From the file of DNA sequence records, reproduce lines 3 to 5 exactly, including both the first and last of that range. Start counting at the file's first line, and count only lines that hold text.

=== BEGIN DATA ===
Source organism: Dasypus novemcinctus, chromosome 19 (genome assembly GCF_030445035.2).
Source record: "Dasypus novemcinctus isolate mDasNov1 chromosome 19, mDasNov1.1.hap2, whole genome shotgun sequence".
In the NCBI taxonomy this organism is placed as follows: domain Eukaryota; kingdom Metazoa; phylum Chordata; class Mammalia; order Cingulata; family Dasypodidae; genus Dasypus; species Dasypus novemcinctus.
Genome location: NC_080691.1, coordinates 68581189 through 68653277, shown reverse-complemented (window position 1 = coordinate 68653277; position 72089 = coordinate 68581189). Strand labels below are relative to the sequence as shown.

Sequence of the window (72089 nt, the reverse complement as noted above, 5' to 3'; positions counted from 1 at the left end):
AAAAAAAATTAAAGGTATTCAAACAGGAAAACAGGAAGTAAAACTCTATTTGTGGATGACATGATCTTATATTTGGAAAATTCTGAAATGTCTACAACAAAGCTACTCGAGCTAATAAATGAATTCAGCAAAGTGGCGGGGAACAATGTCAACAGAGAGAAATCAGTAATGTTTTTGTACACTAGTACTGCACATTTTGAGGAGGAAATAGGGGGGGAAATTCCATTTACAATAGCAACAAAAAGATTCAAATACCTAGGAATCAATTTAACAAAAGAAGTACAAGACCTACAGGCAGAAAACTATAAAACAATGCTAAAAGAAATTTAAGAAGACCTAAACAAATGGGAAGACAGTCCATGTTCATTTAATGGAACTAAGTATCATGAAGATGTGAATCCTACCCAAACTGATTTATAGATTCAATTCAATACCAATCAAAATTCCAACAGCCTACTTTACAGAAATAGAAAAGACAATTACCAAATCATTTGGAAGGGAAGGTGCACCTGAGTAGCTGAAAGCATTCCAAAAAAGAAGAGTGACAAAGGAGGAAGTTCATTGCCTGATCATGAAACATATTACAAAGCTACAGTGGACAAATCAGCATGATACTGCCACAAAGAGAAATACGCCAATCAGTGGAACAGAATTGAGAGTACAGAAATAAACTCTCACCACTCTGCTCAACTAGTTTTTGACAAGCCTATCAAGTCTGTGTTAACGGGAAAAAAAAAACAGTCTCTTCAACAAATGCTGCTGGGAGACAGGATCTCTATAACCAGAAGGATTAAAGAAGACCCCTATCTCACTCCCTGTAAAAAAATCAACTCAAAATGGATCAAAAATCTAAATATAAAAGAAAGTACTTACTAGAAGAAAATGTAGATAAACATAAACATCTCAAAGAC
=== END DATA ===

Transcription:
In the NCBI taxonomy this organism is placed as follows: domain Eukaryota; kingdom Metazoa; phylum Chordata; class Mammalia; order Cingulata; family Dasypodidae; genus Dasypus; species Dasypus novemcinctus.
Genome location: NC_080691.1, coordinates 68581189 through 68653277, shown reverse-complemented (window position 1 = coordinate 68653277; position 72089 = coordinate 68581189). Strand labels below are relative to the sequence as shown.

Sequence of the window (72089 nt, the reverse complement as noted above, 5' to 3'; positions counted from 1 at the left end):